The Manuscript, Archives and Rare Books Library (MARBL) debuted an exhibition commemorating the late Irish poet and Nobel Prize winner Seamus Heaney this past weekend in the Schatten Gallery of the Robert W. Woodruff Library.
Heaney died Aug. 30, 2013, a few months after his last visit to the University in March.
The exhibit, titled “Seamus Heaney: The Music of What Happens,” chronicles Heaney’s life as a poet and his relationship with Emory. According to an article written by the Director of Irish Studies Geraldine Higgins in the spring 2014 MARBL catalog, the title originates from an old legend that Heaney quoted in his poem “Song.”
The gallery displays pictures of Heaney with various Emory faculty members, his visit to the grave of Irish poet W.B. Yeats and some individual portraits of him.
The exhibit also demonstrates that the impact of Heaney’s death reverberated across the world, displays clippings from global newspapers when the story of his death broke and provides an explanation of his poetry’s impact.
“[Heaney’s] loss was mourned by scholars, writers, friends, rock stars, political activists and poetry lovers in myriad texts, tweets, blog posts, articles, obituaries and speeches,” the exhibit states.
MARBL is home to some of the only early drafts of Heaney’s poetry, a few of which are handwritten and show Heaney’s edits. For example, a draft of the poem “Strange Fruit” has phrases crossed out and arrows indicating the rearrangement of stanzas.
The exhibit also contains personal correspondence between Heaney and American poet Ted Hughes as well as handwritten letters and poems to contemporary Irish poets Michael Longley, Paul Muldoon and Medbh McGuckian.
“The exhibition follows the trajectory of Heaney’s poetry from the earth-bound bog poems of his early work to the airiness and uplift of crediting marvels in his later career,” Higgins wrote in the MARBL catalog.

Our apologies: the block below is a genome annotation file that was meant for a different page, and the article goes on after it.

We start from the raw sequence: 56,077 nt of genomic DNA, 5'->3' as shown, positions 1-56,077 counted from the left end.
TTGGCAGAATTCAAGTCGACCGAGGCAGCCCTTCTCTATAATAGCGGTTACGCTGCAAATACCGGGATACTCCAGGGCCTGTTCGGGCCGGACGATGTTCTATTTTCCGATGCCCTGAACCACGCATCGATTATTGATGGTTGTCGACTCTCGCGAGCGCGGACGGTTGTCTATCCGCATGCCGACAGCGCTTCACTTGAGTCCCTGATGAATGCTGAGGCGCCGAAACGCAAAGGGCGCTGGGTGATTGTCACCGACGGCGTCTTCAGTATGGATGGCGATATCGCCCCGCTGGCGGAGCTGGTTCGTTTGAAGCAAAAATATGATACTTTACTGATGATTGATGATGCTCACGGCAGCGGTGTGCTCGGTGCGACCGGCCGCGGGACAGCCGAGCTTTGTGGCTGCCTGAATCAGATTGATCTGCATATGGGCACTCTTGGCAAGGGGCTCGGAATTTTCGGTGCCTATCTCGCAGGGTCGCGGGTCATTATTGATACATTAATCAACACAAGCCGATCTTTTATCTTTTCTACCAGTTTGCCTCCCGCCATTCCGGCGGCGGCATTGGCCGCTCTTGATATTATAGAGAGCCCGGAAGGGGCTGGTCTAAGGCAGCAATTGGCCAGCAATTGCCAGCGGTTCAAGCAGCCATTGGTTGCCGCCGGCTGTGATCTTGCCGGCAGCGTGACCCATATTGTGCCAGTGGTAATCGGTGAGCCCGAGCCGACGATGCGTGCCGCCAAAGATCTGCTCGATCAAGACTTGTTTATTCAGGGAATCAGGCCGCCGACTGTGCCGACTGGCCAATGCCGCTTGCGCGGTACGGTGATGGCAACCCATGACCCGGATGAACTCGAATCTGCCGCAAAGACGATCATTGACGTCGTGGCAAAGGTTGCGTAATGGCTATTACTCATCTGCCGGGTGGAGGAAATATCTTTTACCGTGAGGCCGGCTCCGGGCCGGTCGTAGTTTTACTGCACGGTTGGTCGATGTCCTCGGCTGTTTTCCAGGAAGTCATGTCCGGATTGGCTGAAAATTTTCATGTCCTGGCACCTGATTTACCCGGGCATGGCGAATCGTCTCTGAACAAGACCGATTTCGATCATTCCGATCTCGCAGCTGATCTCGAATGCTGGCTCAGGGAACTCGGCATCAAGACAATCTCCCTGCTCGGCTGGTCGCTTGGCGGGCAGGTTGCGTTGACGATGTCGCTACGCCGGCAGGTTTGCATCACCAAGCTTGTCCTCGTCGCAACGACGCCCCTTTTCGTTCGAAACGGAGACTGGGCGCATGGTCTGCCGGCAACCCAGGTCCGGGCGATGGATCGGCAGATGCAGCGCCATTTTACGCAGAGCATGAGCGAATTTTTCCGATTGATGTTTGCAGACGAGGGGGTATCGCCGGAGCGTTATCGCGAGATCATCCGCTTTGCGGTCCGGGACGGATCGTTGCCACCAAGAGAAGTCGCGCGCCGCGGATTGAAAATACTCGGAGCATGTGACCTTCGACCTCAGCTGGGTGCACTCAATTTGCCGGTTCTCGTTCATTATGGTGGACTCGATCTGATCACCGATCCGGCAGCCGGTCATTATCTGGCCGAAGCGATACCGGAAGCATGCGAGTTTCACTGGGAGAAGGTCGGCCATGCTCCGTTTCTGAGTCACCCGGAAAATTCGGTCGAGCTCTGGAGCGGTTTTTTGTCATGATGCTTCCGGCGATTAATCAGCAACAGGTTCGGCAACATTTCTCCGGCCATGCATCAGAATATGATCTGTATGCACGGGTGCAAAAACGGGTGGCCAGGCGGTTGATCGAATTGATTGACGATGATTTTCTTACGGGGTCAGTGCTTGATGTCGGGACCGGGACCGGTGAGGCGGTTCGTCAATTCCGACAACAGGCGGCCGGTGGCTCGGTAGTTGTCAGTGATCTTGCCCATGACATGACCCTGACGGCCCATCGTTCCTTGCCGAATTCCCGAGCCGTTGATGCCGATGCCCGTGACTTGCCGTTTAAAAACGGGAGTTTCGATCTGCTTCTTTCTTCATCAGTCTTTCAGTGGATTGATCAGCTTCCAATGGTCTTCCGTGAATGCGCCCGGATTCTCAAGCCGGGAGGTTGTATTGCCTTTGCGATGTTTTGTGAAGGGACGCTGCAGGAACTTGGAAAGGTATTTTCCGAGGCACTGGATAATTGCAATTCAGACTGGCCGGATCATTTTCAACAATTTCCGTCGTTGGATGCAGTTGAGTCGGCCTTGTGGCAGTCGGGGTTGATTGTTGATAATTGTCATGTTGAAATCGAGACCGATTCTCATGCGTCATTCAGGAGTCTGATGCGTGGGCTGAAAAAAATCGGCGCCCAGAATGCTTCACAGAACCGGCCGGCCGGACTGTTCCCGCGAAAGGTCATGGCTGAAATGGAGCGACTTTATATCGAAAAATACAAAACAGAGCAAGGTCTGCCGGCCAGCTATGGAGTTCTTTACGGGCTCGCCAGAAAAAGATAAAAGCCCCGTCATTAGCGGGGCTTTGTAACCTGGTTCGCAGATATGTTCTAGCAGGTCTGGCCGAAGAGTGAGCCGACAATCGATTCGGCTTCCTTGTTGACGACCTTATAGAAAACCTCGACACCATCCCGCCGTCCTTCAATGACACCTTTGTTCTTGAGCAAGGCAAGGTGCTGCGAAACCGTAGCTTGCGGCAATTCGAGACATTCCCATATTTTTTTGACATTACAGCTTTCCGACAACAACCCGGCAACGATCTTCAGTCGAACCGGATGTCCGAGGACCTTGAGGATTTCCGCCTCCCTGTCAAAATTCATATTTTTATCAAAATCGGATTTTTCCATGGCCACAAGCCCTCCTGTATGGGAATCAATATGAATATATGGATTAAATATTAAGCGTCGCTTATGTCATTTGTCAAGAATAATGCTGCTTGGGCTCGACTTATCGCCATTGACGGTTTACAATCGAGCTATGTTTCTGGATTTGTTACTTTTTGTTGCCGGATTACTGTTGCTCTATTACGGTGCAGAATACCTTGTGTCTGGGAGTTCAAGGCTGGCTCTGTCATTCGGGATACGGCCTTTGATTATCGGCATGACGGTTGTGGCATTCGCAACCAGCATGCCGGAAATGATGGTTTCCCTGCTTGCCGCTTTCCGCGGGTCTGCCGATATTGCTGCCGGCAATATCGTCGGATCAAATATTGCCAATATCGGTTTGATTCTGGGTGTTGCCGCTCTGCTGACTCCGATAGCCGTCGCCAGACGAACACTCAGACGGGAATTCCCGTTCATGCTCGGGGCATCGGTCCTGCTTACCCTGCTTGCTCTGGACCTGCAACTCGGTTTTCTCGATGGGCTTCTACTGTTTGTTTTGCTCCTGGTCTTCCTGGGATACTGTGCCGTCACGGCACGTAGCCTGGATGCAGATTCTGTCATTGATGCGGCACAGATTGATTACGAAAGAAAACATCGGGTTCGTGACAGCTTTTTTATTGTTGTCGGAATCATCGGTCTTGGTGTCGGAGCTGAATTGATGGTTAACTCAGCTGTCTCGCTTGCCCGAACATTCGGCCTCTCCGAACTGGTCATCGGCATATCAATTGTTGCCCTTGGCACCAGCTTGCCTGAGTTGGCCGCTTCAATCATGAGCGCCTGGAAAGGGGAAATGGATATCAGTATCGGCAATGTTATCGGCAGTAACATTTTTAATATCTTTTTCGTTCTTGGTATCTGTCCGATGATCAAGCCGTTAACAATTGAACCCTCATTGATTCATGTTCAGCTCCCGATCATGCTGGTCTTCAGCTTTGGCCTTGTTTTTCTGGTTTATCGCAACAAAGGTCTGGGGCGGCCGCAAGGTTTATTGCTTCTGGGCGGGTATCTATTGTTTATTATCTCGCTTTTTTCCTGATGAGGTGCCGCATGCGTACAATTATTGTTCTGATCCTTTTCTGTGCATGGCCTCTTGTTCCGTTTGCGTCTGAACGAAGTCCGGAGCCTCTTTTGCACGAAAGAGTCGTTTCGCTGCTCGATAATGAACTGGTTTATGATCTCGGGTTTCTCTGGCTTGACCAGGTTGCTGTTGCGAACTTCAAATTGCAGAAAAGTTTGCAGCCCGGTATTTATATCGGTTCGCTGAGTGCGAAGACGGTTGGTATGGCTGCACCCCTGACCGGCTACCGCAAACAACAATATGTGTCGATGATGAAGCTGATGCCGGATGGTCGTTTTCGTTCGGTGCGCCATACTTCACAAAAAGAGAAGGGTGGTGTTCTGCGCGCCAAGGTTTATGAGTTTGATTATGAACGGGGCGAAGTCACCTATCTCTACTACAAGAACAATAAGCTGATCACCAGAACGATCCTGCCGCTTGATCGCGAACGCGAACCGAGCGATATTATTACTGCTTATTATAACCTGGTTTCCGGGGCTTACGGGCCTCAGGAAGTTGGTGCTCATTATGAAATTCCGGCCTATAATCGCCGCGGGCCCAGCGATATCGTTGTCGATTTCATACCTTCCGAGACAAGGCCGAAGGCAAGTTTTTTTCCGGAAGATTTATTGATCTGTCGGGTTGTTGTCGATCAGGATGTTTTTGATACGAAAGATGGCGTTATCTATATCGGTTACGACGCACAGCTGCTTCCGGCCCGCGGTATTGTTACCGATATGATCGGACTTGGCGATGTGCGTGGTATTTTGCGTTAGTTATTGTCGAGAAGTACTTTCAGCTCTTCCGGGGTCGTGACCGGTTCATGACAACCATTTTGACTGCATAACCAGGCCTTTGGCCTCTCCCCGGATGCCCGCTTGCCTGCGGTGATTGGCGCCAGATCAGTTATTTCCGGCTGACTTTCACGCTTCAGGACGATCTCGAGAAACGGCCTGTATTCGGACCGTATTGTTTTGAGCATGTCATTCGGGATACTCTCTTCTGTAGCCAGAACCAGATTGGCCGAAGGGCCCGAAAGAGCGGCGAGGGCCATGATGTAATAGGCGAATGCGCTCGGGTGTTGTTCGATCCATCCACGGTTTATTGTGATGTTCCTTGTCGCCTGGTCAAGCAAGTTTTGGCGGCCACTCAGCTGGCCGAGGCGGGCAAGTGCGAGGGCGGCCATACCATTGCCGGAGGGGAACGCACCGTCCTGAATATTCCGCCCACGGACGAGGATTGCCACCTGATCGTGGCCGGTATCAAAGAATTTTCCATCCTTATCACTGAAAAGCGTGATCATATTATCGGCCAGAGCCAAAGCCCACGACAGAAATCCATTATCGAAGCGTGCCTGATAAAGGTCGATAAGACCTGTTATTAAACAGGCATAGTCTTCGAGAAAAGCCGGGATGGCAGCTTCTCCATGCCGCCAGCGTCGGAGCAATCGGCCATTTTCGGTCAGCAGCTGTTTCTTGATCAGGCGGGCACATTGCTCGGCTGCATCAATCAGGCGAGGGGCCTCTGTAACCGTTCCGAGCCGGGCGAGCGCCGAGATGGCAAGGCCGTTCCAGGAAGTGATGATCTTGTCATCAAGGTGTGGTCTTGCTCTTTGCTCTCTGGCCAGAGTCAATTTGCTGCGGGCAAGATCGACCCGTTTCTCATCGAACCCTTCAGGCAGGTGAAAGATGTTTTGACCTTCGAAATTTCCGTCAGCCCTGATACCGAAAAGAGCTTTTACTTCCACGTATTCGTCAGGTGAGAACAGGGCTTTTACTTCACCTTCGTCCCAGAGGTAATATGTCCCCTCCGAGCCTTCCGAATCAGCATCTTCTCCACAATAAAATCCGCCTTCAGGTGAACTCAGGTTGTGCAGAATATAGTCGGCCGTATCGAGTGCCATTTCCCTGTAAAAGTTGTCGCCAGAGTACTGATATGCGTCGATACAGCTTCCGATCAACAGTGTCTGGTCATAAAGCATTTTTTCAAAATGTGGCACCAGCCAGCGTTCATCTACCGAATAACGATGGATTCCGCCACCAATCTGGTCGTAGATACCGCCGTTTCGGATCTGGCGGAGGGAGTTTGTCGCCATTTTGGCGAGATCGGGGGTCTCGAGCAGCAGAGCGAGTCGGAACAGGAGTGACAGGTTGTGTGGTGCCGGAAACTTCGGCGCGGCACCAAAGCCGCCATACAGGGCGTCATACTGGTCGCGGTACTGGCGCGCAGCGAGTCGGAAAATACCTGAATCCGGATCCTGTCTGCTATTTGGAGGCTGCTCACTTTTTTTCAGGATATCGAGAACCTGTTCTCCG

The exhibit also has a video media section that plays clips of Heaney and other writers reading his poems aloud.
Heaney first forged a relationship with Emory’s Irish Studies department in 1981 during his first visit for the inaugural Richard Ellmann Lectures in Modern Literature, Higgins wrote. He donated his papers to MARBL in 2003 in honor of former University President Bill Chace.
Heaney’s relationship with Emory is presented in the gallery through pictures and a copy of his 2003 address at Emory’s Commencement ceremony.
“Still, today’s conferral has raised us all a step above ourselves, and for the rest of our lives we’re going to remember this morning with pride and pleasure,” he said in the speech.
Much of Heaney’s poetry delves into his own past. One of his most widely known poems, “Digging,” which explores Heaney’s family and integrates elements of the Irish landscape, is displayed in large print in the exhibit.
In addition to his own past, Heaney also addressed Irish history in his poetry, specifically the violence during the Irish War of Independence. A section of the exhibit documents some of the propaganda, posters and media paraphernalia related to Irish nationalism and displays Heaney’s poem about the Easter Rising of 1916 entitled “Requiem of the Croppies.”
The gallery is open to students, faculty and members of the Atlanta community.
Exhibit attendee Peggy Ann McCann described her experience as a native of Ireland experiencing the exhibit.
“I kept forgetting I was in America because it feels so relevant to where I’m from,” she said.
She added that seeing the exhibit was also emotional for her because she grew up in Northern Ireland and the history of the War of Independence stirs up the difficult feelings of that time.
â€”By Rupsha Basu